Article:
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Structure it the Luxembourg way: Experts from Elvinger Hoss Prussen talk funds

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Xavier Le Sourne and Charlotte Chen, from Elvinger Hoss Prussen Hong Kong, share their expertise on the marketability of Luxembourg funds and key tools for efficient fund structuring.

The key advantages for Asia-based managers using Luxembourg investment fund structures, as opposed to offshore jurisdictions, are based primarily on  increased marketability and efficient fund structuring capabilities. Asian asset managers are looking for certainty to further sustain their international growth.

Section 1

Passporting and the enhanced 'marketability' of Luxembourg funds

Luxembourg funds managed or advised by Asian sponsors can access investors established or resident within the European Union (see section 2. b. for the management structuration).

a. Greater distribution capabilities to professional LPs

Access to European professional investors is operated through the appointment by the sponsor’s wholly owned general partner of a Luxembourg (or another EU) alternative investment fund manager (AIFM) subject to the Alternative Investment Fund Managers Directive of 2011 (AIFMD).

Although initially perceived as a major disruption to the industry, some substantial merits are now recognised, notably at the level of the funds’ AIFMs, whose passport appears as the most efficient solution when marketing shares or interests of alternative investment funds (AIF) throughout the EU, while approaching limited partners in Europe through private placement regime or reverse solicitation has now become very problematic for European larger pension funds and insurance companies.

b. Access to retail investors

In order to foster investments into the real economy, including small and medium-sized enterprises, a fund can also be subject to the Regulation on European long-term investment funds (ELTIF) which permits an extension of the passport to EU based retail investors. [1]

Because of their exposure to retail, Luxembourg ELTIF must be authorised by the Luxembourg supervising authority (CSSF), it being noted that the authorisation process is usually made in parallel to the investment activity of the fund, whether in view of its upgrade or to prepare the setup of a second structure reserved to retail LPs and investing alongside the main fund.

ELTIF can invest in equity, or debt instruments as well as act as lenders to their portfolio companies. The latter investment form has been very well perceived by the market and the ELTIF label really started to spread across the industry in 2018-2019.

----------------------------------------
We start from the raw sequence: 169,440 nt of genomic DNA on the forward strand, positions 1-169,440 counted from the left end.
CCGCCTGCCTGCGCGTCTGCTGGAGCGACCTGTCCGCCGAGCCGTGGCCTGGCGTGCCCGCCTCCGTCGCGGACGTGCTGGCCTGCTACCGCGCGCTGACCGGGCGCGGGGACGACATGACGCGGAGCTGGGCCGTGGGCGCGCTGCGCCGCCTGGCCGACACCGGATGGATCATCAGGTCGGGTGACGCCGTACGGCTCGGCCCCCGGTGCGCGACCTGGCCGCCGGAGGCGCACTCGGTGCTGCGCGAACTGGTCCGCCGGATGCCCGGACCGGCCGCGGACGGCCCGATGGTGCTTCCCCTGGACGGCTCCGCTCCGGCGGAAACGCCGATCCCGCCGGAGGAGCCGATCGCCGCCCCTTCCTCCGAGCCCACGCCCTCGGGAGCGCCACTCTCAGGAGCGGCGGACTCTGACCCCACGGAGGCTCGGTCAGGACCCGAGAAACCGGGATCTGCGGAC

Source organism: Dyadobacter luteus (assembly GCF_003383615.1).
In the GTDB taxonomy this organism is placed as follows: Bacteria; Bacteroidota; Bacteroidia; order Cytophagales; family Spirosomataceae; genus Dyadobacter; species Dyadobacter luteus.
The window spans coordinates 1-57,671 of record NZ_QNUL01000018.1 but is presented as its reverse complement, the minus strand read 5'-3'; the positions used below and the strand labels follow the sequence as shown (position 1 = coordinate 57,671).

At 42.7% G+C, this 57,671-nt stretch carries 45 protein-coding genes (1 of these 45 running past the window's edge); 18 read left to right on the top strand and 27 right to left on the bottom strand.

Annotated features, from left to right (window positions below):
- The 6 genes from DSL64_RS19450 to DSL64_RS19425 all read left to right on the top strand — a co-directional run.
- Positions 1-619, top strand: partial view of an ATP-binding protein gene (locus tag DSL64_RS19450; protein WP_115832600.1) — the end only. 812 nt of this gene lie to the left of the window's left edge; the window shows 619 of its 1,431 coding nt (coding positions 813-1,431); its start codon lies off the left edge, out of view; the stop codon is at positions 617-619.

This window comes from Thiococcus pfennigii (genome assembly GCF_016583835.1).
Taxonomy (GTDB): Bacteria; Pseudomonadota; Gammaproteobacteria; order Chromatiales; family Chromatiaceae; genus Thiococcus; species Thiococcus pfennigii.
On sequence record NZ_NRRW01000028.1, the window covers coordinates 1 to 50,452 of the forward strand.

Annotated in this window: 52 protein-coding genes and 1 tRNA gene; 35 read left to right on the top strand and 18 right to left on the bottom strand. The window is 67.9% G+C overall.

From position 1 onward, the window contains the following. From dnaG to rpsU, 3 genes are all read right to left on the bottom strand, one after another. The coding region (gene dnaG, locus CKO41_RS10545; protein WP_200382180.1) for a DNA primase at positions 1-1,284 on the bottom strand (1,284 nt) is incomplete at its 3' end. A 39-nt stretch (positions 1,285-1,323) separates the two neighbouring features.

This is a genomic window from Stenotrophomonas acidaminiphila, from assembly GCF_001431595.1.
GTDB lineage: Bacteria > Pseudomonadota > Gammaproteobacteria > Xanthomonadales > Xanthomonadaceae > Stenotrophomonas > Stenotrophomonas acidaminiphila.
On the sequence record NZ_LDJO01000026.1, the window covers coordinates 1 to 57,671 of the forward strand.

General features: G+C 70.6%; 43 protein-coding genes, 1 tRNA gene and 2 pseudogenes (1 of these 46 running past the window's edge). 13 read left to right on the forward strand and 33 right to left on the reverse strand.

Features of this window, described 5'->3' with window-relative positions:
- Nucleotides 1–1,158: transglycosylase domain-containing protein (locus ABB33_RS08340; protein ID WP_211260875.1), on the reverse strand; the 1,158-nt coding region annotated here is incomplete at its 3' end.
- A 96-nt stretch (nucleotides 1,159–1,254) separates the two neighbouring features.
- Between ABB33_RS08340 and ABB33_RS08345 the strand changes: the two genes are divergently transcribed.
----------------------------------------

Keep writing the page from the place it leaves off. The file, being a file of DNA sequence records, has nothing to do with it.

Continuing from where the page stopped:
Section 2

An Efficient Fund Structuring

The investment fund toolbox was extensively modernised in 2013 by creating two additional and unsupervised structures, namely the special limited partnership and the RAIF, which are very similar to traditional offshore partnerships and SPC structures, respectively.

a. A competitive toolbox

Limited Partnerships refer to a category of investment vehicles governed by the amended Luxembourg Law of 10 August 1915 on commercial companies, and which comprises both Luxembourg common limited partnership (société en commandite simple) and special limited partnership (société en commandite spéciale).

Neither of them is supervised by the CSSF and can be formed very rapidly. [2] These vehicles are used for their flexibility characterised by the contractual freedom in their structuration. Asian sponsors which are used to such structures but willing to distribute funds' interests to European LPs have chosen to set up Luxembourg special limited partnerships.

Luxembourg partnerships permit to bring aboard any investors, irrespective of their status (regulated or not) or geographical establishment, and is largely seen as an optimised solution for Asian managers. The second successful structure is the reserved alternative investment funds (RAIF) which is governed by the Luxembourg Law of 23 July 2016 (RAIF Law). To the same extent as most of the partnerships formed since 2013, the RAIF is not subject to authorisation or supervision by the CSSF.

The RAIF must designate a licensed AIFM, thus benefiting from the AIFMD passport and protection of the AIFMD framework. The possibility to have legally segregated sub-funds is one of the key features of the RAIF, making it an alternative to the above partnership.

b. Tailored to the Asian standards

High returns expectations combined with familiar structures to investors are the key factors which drive the ongoing success of Asian managers on other continents.

The involvement of a third party AIFM does further not have a material impact on the operation of the fund comparing to traditional offshore jurisdictions. The asset management team based in Asia indeed leads the operation of the fund by providing investment advice to AIFMs which largely rely on the expertise of their clients.

In cases where the Asian asset manager is subject to the supervision of a local regulator having a memorandum of understanding in place with the European Authorities (which is the case for Hong Kong or Singapore for example), the investment decision prerogative can also be delegated by the AIFM to such asset manager which will then have discretionary powers to manage the fund out of its home jurisdiction.

Elvinger Hoss Prussen Offices

[1] The ELTIF Regulation provides for an initial minimum amount of investment of EUR 10,000 (approximately USD 11,500) where the financial instruments portfolio of a potential retail LP does not exceed EUR 500,000 (approximately USD 585,000).

[2] Unless the sponsor decides otherwise, e.g. to comply with the ELTIF Regulation.

This is a sponsored article. For questions regarding this article you may reach Xavier Le Sourne at and Charlotte Chen at

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